The Mariana Islands are still in what is called Typhoon Season in the region. Most recently Guam and the Northern Mariana Islands hunkered down and are still dealing with the after-effects of Typhoon Hagibis, which passed over the islands on Oct. 7 and 8.
Businesses and administrations in the region acted with varying degrees of urgency and nervousness, based on their missions as Hagibis drew nearer.
We are all mindful of the human suffering that can occur when strong typhoons hit. But storms also leave their marks on our economy, particularly the tourism sector.
Recently our economies have borne the brunt of these other economic storms that linger over our islands.
Our labor markets have seen huge challenges – those of new regulations applicable to contract workers in the Northern Mariana Islands – and denials of Guam’s H-2B workers in general and now those from the Philippines in particular due to a separate federal government ruling actually aimed at over-stayers in the U.S. mainland.
A court case on denial of H-2B petitions for Guam is still inching along in federal court with the U.S. Citizenship and Immigration Service defending itself in federal court against systematic denials.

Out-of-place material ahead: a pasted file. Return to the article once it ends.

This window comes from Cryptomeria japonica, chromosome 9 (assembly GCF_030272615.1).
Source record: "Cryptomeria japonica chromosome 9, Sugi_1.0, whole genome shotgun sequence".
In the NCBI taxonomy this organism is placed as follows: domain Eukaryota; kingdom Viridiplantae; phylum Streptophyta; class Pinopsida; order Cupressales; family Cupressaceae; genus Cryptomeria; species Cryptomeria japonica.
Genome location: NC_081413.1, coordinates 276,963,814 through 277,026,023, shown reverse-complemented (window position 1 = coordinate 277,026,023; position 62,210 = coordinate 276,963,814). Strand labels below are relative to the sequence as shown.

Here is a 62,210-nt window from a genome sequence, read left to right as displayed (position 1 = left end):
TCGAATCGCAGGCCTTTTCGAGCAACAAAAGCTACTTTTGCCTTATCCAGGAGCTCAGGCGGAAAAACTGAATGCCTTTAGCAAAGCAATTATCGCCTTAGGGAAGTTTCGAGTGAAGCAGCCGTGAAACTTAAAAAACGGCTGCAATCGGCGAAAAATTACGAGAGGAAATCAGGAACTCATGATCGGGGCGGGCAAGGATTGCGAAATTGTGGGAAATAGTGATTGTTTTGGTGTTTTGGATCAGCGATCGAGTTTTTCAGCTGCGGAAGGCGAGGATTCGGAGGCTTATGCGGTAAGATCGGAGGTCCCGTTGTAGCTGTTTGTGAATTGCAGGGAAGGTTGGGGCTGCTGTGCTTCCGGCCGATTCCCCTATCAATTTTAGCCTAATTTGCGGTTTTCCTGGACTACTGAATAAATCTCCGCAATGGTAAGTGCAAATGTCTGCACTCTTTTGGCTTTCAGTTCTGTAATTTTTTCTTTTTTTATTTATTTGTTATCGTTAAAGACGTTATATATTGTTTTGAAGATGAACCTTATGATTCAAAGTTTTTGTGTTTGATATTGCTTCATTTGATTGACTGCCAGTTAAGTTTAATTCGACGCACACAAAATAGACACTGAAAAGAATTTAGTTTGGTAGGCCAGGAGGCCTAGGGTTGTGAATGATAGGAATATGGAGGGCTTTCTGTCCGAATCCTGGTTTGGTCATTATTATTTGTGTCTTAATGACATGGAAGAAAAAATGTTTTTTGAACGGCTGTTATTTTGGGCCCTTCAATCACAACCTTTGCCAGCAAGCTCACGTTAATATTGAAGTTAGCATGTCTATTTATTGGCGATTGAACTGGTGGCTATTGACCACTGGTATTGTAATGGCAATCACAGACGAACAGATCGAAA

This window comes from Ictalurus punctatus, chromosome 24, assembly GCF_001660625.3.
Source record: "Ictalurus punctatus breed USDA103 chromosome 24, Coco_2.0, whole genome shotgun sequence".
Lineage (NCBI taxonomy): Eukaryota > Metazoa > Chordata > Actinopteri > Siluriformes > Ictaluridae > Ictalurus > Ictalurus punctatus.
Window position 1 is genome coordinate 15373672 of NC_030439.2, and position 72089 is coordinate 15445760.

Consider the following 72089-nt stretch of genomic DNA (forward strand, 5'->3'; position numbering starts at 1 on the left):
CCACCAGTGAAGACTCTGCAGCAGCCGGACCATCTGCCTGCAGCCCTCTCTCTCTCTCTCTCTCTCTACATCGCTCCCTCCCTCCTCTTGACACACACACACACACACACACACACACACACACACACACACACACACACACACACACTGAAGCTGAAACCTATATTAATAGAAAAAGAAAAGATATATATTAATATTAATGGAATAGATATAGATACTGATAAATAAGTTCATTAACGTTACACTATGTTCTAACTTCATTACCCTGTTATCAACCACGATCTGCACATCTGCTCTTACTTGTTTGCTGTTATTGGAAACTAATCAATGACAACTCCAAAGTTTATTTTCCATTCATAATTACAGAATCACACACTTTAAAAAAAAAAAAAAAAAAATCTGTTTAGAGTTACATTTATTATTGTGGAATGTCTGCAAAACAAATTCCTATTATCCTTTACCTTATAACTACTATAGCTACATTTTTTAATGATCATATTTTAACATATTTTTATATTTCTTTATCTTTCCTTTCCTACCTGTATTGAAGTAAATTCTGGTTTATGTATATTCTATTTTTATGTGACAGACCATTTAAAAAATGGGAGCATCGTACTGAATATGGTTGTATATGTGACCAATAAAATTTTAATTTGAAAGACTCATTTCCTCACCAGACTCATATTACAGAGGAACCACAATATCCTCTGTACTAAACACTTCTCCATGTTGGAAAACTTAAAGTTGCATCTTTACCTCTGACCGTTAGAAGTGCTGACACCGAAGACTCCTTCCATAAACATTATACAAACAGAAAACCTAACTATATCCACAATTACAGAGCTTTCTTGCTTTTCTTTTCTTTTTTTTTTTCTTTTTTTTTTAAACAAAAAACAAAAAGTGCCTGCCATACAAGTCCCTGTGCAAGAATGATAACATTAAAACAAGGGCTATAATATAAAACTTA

In recent months, the U.S. military has had a hand in helping the plaintiffs by seeing petitions for work on bases and certain work deemed relative to the military buildup receive approval.
But that is not enough for a Guam buildup that federal officials promised repeatedly would be good for everybody on Guam. Residents and businesses who cannot afford the rising cost of construction certainly don’t see that economic storm passing anytime soon.
The effects of the minimum wage, the increased fuel tax, no relief from the 25% increase in Business Privilege tax to 5% and more are pummeling the business community in Guam. mbj